Fighting the Blues with Love

Maybe it’s because my favorite season is drawing to a close, or perhaps it’s the looming allergies of fall, but I usually have a big case of the blues in September.  Most people love this time of year – crisper weather, the prospect of New England’s leaf colors, apple picking, and maybe even the advent of the school year.  I feel the opposite.  It’s like a little death for me when summer ends.  Couple that emotion with the recent anniversary of that horrific day 10 years ago when thousands of innocent people lost their lives, and you have a recipe for major blues.  I’m from NY, so there were people in the towers that I knew.  I cried for all those deceased, their families, and myself this week.  In retrospect, it might not have been a good idea for me to read two books with deeply sad themes, Sarah’s Key and Room, at this tender time, but they are book club selections, so I read them anyway.  By doing that I just may have unwisely tipped the scales of the appropriate amount of grief intake, making it just too hard to absorb so much at once.

The night of September 11th, 2011 I lay awake at 2 a.m. thinking about loss and all its incarnations: in addition to the grief of our nation, I lost my brother a year and a half ago to a heart attack.  Due to recent unpleasant events, I lost a relationship with a formerly close friend.   Last week a lovely woman therapist we greatly admired, and sometimes consulted, lost her battle with cancer.  All this sorrow came crashing around me like discordant music, creating a clenching feeling in my heart.  As I lay there quietly sobbing, a Barred Owl hooted her haunting bark-like hoot somewhere in our woods, breaking through the noise in my head.  I slid over to my sleeping husband and pulled his arms around me.  He must have felt my shoulders heaving because he held me close and stroked my hair.  His warmth and gentleness eased my pain, and I became acutely aware of the comfort of human contact, of love.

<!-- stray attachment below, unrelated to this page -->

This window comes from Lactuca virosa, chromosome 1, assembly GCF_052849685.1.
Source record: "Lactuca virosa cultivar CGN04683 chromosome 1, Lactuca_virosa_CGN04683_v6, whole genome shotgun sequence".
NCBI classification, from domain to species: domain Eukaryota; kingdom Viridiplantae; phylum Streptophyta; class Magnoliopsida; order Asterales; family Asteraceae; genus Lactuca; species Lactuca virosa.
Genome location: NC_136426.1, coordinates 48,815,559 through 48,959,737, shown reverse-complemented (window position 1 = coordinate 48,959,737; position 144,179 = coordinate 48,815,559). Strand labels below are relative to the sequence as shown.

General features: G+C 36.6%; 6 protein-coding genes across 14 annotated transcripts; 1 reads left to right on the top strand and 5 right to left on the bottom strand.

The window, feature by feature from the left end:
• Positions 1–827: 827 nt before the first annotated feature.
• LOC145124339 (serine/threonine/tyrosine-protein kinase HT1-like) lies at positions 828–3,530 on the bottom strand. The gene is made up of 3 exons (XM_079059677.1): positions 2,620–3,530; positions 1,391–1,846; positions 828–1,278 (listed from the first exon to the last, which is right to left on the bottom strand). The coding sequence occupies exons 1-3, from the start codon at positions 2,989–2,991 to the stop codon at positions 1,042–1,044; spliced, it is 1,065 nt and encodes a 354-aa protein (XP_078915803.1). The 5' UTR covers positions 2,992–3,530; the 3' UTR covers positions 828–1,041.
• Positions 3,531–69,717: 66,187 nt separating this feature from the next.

I am not prone to dwell on the negative, or to allow myself a lengthy pity party, but sometimes too much is, well, too much.  So, having had a good cry, I awoke the following day exhausted, but renewed in my commitment to love and comfort others as well as myself.  Each of us is undoubtedly and indelibly affected by 9/11’s tragedy, and life is always throwing us curveballs, so in the face of that reality, I embrace today with my heart open and my arms ready.  Loving human contact, kind words, thoughtful gestures – these are the keys to a good life.   When I watched the History Channel’s show called “102 Minutes That Changed America” I was struck by the humanity of those around Ground Zero as the horror unfolded.  Brave doesn’t begin to describe these people.  They are my inspiration as I move through my sadness – their goodness, caring and selflessness are my goals today.  Love is the answer.  One day at a time, one person at a time.

All You Need is Love

-The Beatles

Three things will last forever–faith, hope, and love–and the greatest of these is love.

-1 Corinthians 13:13

 

 

 

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I’m Not a Perfect Wife…..